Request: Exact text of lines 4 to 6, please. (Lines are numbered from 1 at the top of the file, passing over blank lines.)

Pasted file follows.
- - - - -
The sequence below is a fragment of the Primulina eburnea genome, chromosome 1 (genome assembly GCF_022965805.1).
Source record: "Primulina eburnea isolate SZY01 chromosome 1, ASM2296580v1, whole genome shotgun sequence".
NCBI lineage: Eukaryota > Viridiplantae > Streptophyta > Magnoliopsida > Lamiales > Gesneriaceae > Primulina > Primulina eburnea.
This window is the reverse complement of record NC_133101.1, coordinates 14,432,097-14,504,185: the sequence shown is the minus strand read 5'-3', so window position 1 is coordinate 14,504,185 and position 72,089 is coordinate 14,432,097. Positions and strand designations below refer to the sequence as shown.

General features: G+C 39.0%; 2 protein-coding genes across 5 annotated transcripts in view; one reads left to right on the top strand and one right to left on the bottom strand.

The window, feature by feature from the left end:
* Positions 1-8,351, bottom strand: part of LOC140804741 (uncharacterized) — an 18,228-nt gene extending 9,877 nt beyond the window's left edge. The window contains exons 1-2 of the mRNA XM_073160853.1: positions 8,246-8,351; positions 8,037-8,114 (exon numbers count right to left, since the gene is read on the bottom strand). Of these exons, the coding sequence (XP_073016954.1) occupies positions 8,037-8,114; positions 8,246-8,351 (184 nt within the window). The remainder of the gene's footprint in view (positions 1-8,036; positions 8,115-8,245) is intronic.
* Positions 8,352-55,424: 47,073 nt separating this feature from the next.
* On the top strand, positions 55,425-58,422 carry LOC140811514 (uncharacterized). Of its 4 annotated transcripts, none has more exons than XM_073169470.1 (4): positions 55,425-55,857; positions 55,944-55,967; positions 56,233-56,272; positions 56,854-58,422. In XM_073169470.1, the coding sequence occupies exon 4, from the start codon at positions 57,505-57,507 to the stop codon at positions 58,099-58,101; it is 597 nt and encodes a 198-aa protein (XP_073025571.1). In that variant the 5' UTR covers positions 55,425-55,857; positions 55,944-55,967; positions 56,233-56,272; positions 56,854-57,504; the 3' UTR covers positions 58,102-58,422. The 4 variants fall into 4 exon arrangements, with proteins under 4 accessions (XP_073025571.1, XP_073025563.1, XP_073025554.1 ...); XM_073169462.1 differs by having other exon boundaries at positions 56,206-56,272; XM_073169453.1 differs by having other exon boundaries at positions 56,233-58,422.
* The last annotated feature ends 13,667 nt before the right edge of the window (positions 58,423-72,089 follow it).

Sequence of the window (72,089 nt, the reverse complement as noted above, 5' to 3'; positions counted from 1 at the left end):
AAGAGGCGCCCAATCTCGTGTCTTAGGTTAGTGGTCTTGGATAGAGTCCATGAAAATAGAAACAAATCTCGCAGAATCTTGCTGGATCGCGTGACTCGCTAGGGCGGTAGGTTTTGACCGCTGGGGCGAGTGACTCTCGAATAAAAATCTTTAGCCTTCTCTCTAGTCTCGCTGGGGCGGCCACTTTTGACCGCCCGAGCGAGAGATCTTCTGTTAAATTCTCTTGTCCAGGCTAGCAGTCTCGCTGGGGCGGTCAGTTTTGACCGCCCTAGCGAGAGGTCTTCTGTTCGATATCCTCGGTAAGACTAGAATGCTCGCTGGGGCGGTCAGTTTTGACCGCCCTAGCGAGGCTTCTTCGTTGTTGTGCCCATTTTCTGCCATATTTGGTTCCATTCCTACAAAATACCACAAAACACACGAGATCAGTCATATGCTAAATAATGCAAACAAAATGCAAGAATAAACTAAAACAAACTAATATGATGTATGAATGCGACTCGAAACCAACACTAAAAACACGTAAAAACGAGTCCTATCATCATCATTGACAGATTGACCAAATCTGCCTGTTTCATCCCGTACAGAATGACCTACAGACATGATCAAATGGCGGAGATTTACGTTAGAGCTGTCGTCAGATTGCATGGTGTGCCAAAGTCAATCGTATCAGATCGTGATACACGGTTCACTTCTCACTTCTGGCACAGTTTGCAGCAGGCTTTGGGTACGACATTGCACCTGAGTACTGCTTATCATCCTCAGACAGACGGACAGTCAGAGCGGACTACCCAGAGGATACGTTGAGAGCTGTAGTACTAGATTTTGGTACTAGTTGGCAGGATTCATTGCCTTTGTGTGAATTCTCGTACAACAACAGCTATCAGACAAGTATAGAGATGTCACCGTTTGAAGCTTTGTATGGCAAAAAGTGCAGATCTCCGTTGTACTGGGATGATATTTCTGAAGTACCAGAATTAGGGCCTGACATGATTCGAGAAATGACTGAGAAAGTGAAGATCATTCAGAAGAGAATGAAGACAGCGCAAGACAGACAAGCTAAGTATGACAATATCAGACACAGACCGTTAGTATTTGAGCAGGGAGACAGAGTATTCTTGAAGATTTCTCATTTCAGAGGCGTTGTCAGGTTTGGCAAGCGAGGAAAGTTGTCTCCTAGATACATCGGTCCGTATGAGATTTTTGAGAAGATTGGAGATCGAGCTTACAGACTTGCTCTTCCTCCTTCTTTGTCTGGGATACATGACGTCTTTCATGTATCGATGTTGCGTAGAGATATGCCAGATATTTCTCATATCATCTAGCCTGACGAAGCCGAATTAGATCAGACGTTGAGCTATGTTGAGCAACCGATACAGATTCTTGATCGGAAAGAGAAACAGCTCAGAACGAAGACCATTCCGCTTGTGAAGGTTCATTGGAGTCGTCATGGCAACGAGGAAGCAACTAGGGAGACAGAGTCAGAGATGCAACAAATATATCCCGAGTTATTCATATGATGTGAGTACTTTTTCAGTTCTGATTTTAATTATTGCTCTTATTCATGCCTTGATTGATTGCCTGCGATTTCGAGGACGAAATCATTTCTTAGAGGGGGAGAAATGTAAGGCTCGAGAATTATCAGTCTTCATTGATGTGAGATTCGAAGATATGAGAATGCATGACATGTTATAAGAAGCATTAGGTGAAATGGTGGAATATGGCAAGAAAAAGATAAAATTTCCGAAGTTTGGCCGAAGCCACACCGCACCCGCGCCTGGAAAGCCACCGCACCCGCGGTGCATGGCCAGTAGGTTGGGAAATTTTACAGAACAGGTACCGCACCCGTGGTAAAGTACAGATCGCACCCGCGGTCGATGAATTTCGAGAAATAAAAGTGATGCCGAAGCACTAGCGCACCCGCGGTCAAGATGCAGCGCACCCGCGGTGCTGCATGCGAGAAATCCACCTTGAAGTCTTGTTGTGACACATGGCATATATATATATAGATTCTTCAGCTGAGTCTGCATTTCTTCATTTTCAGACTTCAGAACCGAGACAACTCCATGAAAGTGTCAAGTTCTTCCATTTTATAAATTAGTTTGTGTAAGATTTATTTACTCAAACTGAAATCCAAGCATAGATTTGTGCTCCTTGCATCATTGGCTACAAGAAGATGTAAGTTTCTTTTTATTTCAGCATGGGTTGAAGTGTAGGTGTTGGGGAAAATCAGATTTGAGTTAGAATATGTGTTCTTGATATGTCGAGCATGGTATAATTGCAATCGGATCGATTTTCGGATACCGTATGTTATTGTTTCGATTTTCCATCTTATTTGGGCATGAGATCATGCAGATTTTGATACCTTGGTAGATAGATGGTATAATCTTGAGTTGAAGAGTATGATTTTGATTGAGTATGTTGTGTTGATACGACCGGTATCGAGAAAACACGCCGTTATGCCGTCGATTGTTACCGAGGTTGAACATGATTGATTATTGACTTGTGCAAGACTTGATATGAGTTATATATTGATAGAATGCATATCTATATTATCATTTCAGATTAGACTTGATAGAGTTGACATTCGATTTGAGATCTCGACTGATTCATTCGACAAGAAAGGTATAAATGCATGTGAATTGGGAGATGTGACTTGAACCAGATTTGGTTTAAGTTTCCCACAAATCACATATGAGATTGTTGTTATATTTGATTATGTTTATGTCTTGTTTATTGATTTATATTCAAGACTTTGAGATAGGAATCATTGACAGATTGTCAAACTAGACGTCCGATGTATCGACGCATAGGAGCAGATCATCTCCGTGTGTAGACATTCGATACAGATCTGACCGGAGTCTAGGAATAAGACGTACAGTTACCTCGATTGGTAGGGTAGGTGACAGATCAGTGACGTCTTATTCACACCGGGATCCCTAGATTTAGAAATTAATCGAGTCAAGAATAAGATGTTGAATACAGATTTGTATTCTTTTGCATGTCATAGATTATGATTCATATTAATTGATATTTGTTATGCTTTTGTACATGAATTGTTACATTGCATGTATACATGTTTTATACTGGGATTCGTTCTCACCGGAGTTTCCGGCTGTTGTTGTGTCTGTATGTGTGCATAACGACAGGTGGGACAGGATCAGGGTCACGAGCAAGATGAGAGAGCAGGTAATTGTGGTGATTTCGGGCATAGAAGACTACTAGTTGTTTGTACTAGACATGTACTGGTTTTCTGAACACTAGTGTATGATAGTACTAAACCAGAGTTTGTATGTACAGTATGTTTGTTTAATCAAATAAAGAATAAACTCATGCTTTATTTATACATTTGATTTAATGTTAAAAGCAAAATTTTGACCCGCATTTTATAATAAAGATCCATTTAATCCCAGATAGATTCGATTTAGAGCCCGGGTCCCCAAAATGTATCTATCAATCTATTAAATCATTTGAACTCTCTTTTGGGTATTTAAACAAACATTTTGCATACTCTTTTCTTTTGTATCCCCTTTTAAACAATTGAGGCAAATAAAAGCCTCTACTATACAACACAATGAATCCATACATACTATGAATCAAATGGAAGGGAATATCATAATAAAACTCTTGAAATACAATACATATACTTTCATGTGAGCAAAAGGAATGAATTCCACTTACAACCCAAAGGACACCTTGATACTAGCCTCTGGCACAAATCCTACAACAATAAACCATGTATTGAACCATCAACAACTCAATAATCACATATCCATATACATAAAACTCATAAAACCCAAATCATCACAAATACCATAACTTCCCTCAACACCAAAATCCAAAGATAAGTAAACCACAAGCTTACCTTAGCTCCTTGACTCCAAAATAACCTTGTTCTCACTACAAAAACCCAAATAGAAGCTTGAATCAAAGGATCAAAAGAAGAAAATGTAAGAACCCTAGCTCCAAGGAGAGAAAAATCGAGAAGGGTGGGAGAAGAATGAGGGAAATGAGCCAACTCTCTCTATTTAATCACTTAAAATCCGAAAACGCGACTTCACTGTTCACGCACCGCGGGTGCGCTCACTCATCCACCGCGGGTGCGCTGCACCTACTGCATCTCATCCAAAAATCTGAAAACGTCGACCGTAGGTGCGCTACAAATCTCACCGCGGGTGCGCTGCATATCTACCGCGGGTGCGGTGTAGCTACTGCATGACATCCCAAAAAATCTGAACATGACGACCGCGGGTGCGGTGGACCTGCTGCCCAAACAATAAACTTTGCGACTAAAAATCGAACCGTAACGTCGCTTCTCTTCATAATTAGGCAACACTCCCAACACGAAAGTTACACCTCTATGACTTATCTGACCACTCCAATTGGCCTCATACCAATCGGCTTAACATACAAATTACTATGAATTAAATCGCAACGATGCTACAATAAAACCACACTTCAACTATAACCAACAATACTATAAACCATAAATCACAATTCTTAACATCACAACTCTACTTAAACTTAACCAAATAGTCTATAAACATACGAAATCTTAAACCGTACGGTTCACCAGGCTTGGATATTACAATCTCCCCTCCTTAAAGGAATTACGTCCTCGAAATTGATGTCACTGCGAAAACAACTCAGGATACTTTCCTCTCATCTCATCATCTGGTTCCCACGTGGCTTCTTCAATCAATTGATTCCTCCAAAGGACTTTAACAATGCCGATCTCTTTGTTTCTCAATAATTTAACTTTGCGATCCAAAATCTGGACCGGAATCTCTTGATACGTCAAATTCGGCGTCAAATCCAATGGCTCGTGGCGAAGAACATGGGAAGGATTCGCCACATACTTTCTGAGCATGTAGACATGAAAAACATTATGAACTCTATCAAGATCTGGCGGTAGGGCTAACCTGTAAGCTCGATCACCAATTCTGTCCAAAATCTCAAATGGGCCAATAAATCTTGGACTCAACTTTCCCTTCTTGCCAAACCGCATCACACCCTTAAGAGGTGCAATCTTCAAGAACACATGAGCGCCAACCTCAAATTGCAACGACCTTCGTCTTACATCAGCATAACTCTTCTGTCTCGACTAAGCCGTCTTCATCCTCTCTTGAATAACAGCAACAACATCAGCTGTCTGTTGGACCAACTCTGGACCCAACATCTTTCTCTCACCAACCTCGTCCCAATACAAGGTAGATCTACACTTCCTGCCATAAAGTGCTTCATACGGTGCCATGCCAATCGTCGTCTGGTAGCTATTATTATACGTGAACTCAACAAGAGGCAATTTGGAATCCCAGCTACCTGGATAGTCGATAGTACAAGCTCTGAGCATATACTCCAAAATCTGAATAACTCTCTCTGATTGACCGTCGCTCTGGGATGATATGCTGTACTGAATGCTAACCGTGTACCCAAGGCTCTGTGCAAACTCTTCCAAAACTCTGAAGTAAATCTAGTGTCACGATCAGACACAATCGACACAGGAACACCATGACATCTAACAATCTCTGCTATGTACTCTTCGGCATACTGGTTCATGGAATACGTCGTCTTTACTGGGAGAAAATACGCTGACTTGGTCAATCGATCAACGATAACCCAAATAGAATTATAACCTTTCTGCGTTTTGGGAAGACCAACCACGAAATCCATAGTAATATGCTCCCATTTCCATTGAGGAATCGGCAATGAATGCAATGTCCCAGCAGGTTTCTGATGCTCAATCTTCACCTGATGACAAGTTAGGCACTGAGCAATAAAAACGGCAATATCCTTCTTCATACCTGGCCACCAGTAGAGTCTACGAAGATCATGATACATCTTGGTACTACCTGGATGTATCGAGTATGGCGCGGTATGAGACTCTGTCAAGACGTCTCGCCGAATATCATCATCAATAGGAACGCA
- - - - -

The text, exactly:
This window is the reverse complement of record NC_133101.1, coordinates 14,432,097-14,504,185: the sequence shown is the minus strand read 5'-3', so window position 1 is coordinate 14,504,185 and position 72,089 is coordinate 14,432,097. Positions and strand designations below refer to the sequence as shown.

General features: G+C 39.0%; 2 protein-coding genes across 5 annotated transcripts in view; one reads left to right on the top strand and one right to left on the bottom strand.

The window, feature by feature from the left end: